Art theft is an ancient and complex criminal offense. When you look at the some of the most popular cases of art thefts in history, you see completely planned operations that include art dealers, art fakers, mobsters, ransoms, and countless dollars. Here you can check out some of the most popular cases of art theft in the history.
The First Theft:
The first documented case of art theft remained in 1473, when two panels of altarpiece of the Last Judgment by the Dutch painter Hans Memling were stolen. While the triptych was being carried by ship from the Netherlands to Florence, the ship was attacked by pirates who took it to the Gdansk cathedral in Poland. Nowadays, the piece is shown at the National Museum in Gdansk where it was just recently moved from the Basilica of the Presumption.
One Of The Most Famous Theft:
The most popular story of art theft involves one of the most popular paintings in the world and among the most famous artists in history as a suspect. In the night of August 21, 1911, the Mona Lisa was stolen out of the Louver. Soon after, Pablo Picasso was detained and questioned by the cops, but was released quickly.
It took about 2 years up until the secret was fixed by the Parisian police. It ended up that the 30 × 21 inch painting was taken by among the museum employees by the name of Vincenzo Peruggia, who just brought it concealed under his coat. Nevertheless, Peruggia did not work alone. The criminal activity was carefully carried out by a infamous con guy, Eduardo de Valfierno, who was sent out by an art faker who meant to make copies and sell them as if they were the initial painting.
While Yves Chaudron, the art faker, was hectic producing copies for the famous work of art, Mona Lisa was still hidden at Peruggias house. After 2 years in which Peruggia did not hear from Chaudron, he tried to make the finest from his stolen good. Ultimately, Peruggia was caught by the police while attempting to sell the painting to an art dealership from Florence, Italy. The Mona Lisa was returned to the Louver in 1913.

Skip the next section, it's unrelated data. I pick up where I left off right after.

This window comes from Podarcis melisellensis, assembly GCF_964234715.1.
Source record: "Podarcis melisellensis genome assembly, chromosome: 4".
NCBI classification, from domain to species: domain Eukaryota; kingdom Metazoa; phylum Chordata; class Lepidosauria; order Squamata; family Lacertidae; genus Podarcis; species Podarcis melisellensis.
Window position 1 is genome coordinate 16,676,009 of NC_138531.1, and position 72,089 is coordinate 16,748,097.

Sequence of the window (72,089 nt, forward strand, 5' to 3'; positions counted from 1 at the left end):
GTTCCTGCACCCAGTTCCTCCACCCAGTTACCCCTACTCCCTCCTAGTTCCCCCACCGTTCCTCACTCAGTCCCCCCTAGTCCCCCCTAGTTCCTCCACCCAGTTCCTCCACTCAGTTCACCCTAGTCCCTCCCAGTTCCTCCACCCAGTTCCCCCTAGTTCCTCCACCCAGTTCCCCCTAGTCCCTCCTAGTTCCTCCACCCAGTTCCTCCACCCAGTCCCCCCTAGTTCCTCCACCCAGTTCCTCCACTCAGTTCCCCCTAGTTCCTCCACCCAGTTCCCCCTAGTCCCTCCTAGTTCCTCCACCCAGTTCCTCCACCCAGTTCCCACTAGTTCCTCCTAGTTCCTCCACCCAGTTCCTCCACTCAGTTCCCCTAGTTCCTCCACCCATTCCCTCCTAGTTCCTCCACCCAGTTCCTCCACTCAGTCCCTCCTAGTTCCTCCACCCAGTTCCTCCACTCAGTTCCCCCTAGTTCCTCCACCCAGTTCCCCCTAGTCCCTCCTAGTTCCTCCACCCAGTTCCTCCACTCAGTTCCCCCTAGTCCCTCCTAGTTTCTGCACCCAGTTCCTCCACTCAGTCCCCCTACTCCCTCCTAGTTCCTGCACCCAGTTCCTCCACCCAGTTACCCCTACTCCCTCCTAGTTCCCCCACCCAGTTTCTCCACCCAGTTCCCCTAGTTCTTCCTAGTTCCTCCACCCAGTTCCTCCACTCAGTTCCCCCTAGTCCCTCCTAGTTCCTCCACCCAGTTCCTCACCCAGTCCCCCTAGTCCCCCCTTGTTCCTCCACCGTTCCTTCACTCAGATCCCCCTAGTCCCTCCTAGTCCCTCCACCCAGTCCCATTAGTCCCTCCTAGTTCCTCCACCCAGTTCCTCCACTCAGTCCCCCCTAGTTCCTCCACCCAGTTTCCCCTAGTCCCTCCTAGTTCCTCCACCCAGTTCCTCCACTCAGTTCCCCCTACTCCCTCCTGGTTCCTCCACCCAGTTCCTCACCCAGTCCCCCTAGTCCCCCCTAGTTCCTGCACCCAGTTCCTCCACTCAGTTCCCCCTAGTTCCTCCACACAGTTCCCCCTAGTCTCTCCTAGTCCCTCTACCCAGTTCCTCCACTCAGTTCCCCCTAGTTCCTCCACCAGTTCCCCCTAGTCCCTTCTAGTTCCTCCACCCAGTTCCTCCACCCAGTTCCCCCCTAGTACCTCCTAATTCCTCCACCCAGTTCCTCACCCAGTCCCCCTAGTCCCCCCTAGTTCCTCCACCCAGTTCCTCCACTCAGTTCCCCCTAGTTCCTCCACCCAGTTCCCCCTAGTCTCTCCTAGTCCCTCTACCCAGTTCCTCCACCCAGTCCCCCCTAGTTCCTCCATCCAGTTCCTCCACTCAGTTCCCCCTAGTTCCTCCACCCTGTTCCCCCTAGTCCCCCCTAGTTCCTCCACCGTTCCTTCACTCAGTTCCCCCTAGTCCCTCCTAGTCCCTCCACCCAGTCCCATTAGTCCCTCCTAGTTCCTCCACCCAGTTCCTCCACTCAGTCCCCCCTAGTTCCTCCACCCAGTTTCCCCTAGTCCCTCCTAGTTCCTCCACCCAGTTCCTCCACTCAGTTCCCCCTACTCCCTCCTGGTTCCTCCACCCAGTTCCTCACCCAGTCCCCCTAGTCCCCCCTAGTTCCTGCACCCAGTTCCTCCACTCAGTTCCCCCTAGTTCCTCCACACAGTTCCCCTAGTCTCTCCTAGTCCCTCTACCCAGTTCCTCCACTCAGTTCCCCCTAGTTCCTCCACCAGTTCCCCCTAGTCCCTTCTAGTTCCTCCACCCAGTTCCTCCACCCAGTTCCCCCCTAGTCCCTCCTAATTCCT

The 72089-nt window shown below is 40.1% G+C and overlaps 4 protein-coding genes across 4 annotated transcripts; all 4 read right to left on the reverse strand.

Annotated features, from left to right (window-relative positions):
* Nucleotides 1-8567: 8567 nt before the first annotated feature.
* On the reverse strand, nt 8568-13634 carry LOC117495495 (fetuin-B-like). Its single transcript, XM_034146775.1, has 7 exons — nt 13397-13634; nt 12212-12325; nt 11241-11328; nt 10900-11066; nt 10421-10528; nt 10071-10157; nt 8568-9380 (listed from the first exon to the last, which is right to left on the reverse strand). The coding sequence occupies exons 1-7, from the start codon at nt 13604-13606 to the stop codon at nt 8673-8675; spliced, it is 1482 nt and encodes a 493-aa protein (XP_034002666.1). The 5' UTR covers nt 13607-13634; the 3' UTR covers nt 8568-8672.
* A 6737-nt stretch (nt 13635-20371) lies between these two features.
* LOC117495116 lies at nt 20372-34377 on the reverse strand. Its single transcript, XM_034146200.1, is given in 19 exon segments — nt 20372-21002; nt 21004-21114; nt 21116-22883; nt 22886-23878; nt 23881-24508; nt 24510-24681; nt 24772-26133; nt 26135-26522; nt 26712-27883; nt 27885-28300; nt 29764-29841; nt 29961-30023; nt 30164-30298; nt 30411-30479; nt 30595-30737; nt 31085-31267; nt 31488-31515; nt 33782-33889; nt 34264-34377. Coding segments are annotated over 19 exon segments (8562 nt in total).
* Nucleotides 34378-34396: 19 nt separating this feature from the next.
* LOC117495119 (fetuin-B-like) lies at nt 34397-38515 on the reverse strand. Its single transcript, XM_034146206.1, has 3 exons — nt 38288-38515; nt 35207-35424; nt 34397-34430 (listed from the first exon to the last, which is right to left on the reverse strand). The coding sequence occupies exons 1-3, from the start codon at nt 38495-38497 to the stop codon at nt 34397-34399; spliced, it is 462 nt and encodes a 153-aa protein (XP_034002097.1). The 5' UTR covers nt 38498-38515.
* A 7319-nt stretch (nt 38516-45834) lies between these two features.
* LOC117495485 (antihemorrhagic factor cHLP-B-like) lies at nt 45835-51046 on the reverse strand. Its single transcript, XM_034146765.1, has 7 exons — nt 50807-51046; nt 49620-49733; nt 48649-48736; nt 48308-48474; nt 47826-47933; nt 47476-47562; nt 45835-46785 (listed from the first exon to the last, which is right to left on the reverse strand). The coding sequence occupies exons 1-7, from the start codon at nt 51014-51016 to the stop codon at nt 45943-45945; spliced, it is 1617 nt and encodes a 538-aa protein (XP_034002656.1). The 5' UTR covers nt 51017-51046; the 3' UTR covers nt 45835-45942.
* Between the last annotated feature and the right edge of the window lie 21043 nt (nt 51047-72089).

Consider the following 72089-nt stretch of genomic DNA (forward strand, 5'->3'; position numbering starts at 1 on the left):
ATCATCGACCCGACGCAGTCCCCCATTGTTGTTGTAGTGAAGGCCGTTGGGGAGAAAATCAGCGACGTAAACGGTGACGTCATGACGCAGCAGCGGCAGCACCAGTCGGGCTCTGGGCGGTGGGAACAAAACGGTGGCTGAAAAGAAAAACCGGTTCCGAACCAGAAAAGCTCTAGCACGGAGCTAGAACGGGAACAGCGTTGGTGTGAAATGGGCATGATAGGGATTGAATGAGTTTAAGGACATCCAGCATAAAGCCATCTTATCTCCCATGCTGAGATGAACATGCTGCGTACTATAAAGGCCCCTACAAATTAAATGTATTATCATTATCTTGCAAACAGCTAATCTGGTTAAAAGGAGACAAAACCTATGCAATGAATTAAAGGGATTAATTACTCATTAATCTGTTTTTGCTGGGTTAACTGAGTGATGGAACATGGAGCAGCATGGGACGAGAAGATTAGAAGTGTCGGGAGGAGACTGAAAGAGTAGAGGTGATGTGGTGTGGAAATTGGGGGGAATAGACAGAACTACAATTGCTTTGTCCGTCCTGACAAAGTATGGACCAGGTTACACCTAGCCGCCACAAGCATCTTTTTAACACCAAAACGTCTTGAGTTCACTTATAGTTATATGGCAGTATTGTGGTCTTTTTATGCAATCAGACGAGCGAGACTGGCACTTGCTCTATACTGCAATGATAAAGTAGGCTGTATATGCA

The Greatest Theft in the USA:
The greatest art theft https://www.whitepages.com/name/Kurt-Criter in United States occurred at the Isabella Stewart Gardner Museum. On the night of March 18, 1990, a group of burglars wearing authorities uniforms got into the museum and took thirteen paintings whose collective worth was estimated at around 300 million dollars. The burglars took two paintings and one print by Rembrandt, and works of Vermeer, Manet, Degas, Govaert Flinck, along with a French and a Chinese artifact.
Since yet, none of the paintings have actually been discovered and the case is still unsolved. According to current reports, the FBI are investigating the possibility that the Boston Mob along with French art dealers are connected to the crime.
The painting by Edvard Munchs, The Scream, is probably the most searched for painting by art burglars in history. It has been taken twice and was just just recently recovered. In 1994, during the Winter Olympics in Lillehammer, Norway, The Scream was stolen from an Oslo gallery by two thieves who broke through an open window, triggered the alarm and left a note stating: thanks for the bad security.
Three months later, the holders of the painting approached the Norwegian Government with an deal: 1 million dollars ransom for Edvard Munchs The Scream. The Federal government refused the deal, but the Norwegian police worked together with the British Cops and the Getty Museum to arrange a sting operation that brought back the painting to where it belongs.
While Museum officials waiting for the thieves to demand ransom loan, rumors claimed that both paintings were burned to hide evidence. Ultimately, the Norwegian cops discovered the 2 paintings on August 31, 2006 but the realities on how they were recuperated are not known.
When you look at the some of the most famous cases of art thefts in history, you see completely planned operations that include art dealerships, art fakers, mobsters, ransoms, and millions of dollars. The most popular story of art theft includes one of the most well-known paintings in the world and one of the most well-known artists in history as a suspect. The criminal offense was carefully performed by a infamous con male, Eduardo de Valfierno, who was sent out by an art faker who planned to make copies and offer them as if they were the initial painting.
Ultimately, Peruggia was captured by the authorities while trying to sell the painting to an art dealer from Florence, Italy. The painting by Edvard Munchs, The Scream, is probably the most sought after painting by art thieves in history.